“22.A three-Judge Bench of this Court inB.S.E. Brokers’ Forumv.Securities and Exchange Board of India[(2001) 3 SCC 482] after considering a large number of authorities, has held that much ice has melted in the Himalayas after the rendering of the earlier judgments as there was a sea change in the judicial thinking as to the difference between a tax and a fee since then. Placing reliance on the following judgments of this Court in the last 20 years, namely,Sreenivasa General Tradersv.State of A.P.[(1983) 4 SCC 353] ,City Corpn. of Calicutv.Thachambalath Sadasivan[(1985) 2 SCC 112 : 1985 SCC (Tax) 211] ,Sirsilk Ltd.v.Textiles Committee[1989 Supp (1) SCC 168 : 1989 SCC (Tax) 219] ,Commr. & Secy. to Govt., Commercial Taxes & Religious Endowments Deptt.v.Sree Murugan Financing Corpn.[(1992) 3 SCC 488] ,Secy. to Govt. of Madrasv.P.R. Sriramulu[(1996) 1 SCC 345] ,Vam Organic Chemicals Ltd.v.State of U.P.[(1997) 2 SCC 715], Research Foundation for Science, Ecologyv.Ministry of Agriculture[(1999) 1 SCC 655] and Secunderabad Hyderabad Hotel Owners’ Assn.v.Hyderabad Municipal Corpn.[(1999) 2 SCC 274] it was held that the traditional concept ofquid pro quoin a fee has undergone considerable transformation. So far as the regulatory fee is concerned, the service to be rendered is not a condition precedent and the same does not lose the character of a fee provided the fee so charged is not excessive. It was not necessary that service to be rendered by the collecting authority should be confined to the contributories alone. The levy does not cease to be a fee merely because there is an element of compulsion or coerciveness present in it, nor is it a postulate of a fee that it must have a direct relation to the actual service rendered by the authority to each individual who obtains the benefit of the service.Quid pro quoin the strict sense was not always asine qua nonfor a fee. All that is necessary is that there should be a reasonable relationship between the levy of fee and the services rendered. It was observed that it was not necessary to establish that those who pay the fee must receive direct or special benefit or advantage of the services rendered for which the fee was being paid. It was held that if one who is liable to pay, receives general benefit from the authority levying the fee, the element of service required for collecting the fee is satisfied.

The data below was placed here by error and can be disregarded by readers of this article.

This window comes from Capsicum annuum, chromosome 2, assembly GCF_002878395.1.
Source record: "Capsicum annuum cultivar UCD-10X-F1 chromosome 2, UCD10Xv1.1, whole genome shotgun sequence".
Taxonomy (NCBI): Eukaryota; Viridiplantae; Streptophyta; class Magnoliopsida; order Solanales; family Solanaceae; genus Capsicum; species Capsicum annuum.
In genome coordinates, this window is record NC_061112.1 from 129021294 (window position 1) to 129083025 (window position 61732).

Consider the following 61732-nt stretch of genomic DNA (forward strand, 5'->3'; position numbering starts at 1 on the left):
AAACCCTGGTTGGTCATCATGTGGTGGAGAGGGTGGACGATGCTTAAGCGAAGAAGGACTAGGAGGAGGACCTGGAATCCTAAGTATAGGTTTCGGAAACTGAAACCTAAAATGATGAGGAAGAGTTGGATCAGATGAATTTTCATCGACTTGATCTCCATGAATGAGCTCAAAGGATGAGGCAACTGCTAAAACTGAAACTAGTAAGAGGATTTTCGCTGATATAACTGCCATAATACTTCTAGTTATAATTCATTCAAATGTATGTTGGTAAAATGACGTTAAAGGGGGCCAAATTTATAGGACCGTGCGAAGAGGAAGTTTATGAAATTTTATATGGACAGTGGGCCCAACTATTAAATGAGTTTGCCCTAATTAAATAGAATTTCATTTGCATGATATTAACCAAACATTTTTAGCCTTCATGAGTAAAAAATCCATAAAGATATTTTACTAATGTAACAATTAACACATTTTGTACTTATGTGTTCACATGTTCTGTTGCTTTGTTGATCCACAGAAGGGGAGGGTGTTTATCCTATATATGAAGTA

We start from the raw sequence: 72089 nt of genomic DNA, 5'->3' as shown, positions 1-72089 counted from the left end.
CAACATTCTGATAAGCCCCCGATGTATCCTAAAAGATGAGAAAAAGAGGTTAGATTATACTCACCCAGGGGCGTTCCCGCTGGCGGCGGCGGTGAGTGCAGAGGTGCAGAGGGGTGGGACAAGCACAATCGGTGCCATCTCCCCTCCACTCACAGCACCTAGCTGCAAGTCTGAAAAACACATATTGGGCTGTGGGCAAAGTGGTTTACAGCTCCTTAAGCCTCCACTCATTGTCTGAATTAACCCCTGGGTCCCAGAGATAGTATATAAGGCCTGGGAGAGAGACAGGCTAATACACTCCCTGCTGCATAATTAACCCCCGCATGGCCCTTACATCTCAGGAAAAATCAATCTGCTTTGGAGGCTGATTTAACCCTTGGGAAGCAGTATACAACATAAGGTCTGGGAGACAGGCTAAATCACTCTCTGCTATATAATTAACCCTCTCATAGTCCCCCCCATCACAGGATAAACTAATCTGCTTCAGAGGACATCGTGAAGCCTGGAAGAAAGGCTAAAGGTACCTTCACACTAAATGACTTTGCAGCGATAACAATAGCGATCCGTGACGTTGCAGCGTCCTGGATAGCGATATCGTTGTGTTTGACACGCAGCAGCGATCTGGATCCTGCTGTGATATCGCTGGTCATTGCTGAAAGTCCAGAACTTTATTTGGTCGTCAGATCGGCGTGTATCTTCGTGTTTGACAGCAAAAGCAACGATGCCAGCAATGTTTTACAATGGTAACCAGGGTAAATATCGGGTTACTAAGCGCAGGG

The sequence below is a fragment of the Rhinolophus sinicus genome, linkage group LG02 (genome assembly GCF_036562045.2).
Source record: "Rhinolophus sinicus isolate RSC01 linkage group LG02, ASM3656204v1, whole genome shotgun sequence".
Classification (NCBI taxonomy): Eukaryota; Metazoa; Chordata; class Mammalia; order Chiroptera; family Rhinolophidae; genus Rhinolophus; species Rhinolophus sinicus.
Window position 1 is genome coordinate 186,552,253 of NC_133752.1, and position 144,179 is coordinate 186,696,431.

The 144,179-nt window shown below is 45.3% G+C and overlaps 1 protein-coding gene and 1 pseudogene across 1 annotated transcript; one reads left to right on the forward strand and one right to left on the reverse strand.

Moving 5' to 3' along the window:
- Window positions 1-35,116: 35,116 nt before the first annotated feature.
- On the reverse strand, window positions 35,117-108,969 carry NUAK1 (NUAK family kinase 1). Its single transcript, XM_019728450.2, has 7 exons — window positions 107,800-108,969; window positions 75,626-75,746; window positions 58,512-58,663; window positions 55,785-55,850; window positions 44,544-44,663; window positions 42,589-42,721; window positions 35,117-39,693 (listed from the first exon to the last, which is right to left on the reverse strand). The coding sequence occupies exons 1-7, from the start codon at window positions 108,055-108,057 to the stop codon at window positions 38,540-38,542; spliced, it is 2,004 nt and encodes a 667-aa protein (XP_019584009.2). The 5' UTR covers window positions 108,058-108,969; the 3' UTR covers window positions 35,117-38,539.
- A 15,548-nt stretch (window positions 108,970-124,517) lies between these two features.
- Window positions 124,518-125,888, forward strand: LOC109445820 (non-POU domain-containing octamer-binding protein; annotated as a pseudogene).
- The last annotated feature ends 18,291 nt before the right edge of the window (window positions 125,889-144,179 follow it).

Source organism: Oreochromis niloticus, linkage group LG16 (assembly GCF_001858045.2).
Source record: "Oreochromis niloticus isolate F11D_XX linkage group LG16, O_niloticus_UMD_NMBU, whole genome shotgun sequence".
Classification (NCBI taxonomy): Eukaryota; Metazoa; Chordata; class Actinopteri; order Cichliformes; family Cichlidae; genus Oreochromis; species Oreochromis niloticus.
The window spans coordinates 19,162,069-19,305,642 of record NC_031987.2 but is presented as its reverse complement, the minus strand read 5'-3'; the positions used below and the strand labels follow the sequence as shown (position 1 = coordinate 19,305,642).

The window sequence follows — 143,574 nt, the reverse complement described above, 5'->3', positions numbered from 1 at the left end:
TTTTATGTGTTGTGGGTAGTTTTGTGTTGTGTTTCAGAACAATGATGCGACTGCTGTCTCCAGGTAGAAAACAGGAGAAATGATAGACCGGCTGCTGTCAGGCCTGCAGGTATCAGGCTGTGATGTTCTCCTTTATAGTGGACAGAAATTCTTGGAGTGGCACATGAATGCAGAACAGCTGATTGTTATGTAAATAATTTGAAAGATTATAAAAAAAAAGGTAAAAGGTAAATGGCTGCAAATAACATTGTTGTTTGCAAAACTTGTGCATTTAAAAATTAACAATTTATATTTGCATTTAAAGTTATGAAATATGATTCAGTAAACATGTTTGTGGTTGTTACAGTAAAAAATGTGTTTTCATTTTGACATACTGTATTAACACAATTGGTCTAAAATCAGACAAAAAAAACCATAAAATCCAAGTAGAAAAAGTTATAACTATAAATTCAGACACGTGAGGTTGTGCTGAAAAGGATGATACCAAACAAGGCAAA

9. Permitting filing of returns after the date is a privilege. The authorities have to correlate the returns of various assessment in order to finalise the refunds and for that it has to deploy personnel. It cannot be said that no services is rendered accepting the returns after the due date. Revenue is correct when it contends that fulfillment of tax responsibilities includes filing of return of income in time. A legal compulsion imposed by a statute calls upon an assessee to be not complacent and file a return timely. A burden of fee for an additional exercise by the revenue compels the assessee to exercise promptitude or otherwise pay an additional fee. The legislature intent is not to arbitrarily burden the assessee by realising something extra but to call upon the assessee to share the burden of extra exercise due to delay on his part. The department is correct in contending that the acts of an assessee in discharging his entire tax liability to the Government by way of Advance Tax, TDS, self assessment, etc., is set at naught if the same is not intimated to the Government in time by filing of return of income in order to enable to cross verify the same and complete the assessment within the period of limitation and in order to ensure that such acts of an assessee in discharging his entire tax liability bear fruits, a regulatory mechanism in the form of Section 234 F has been inserted in the statute book and the same cannot be termed as illogical or harsh.